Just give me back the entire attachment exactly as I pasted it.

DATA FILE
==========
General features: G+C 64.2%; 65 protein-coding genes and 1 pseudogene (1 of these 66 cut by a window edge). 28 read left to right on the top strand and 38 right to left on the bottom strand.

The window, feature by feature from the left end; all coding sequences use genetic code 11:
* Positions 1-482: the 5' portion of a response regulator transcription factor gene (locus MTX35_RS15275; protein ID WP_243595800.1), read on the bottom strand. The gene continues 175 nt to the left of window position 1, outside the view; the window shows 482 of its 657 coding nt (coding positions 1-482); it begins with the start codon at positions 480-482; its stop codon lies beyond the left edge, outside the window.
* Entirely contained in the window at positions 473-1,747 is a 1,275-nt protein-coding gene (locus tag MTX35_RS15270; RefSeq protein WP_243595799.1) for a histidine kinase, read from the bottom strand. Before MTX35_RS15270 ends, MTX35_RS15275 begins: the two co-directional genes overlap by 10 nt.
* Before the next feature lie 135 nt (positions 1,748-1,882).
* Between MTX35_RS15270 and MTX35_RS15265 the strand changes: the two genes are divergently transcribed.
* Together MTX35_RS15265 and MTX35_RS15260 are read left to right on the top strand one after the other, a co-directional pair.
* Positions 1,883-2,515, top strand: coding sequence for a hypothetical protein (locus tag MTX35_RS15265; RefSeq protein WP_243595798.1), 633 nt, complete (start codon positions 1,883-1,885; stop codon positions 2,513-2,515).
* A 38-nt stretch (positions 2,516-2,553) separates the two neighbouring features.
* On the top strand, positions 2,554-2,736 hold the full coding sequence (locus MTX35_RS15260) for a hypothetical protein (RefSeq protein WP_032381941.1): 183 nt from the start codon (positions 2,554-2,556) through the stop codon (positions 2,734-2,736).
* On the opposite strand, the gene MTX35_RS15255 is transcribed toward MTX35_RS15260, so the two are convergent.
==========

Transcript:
General features: G+C 64.2%; 65 protein-coding genes and 1 pseudogene (1 of these 66 cut by a window edge). 28 read left to right on the top strand and 38 right to left on the bottom strand.

The window, feature by feature from the left end; all coding sequences use genetic code 11:
* Positions 1-482: the 5' portion of a response regulator transcription factor gene (locus MTX35_RS15275; protein ID WP_243595800.1), read on the bottom strand. The gene continues 175 nt to the left of window position 1, outside the view; the window shows 482 of its 657 coding nt (coding positions 1-482); it begins with the start codon at positions 480-482; its stop codon lies beyond the left edge, outside the window.
* Entirely contained in the window at positions 473-1,747 is a 1,275-nt protein-coding gene (locus tag MTX35_RS15270; RefSeq protein WP_243595799.1) for a histidine kinase, read from the bottom strand. Before MTX35_RS15270 ends, MTX35_RS15275 begins: the two co-directional genes overlap by 10 nt.
* Before the next feature lie 135 nt (positions 1,748-1,882).
* Between MTX35_RS15270 and MTX35_RS15265 the strand changes: the two genes are divergently transcribed.
* Together MTX35_RS15265 and MTX35_RS15260 are read left to right on the top strand one after the other, a co-directional pair.
* Positions 1,883-2,515, top strand: coding sequence for a hypothetical protein (locus tag MTX35_RS15265; RefSeq protein WP_243595798.1), 633 nt, complete (start codon positions 1,883-1,885; stop codon positions 2,513-2,515).
* A 38-nt stretch (positions 2,516-2,553) separates the two neighbouring features.
* On the top strand, positions 2,554-2,736 hold the full coding sequence (locus MTX35_RS15260) for a hypothetical protein (RefSeq protein WP_032381941.1): 183 nt from the start codon (positions 2,554-2,556) through the stop codon (positions 2,734-2,736).
* On the opposite strand, the gene MTX35_RS15255 is transcribed toward MTX35_RS15260, so the two are convergent.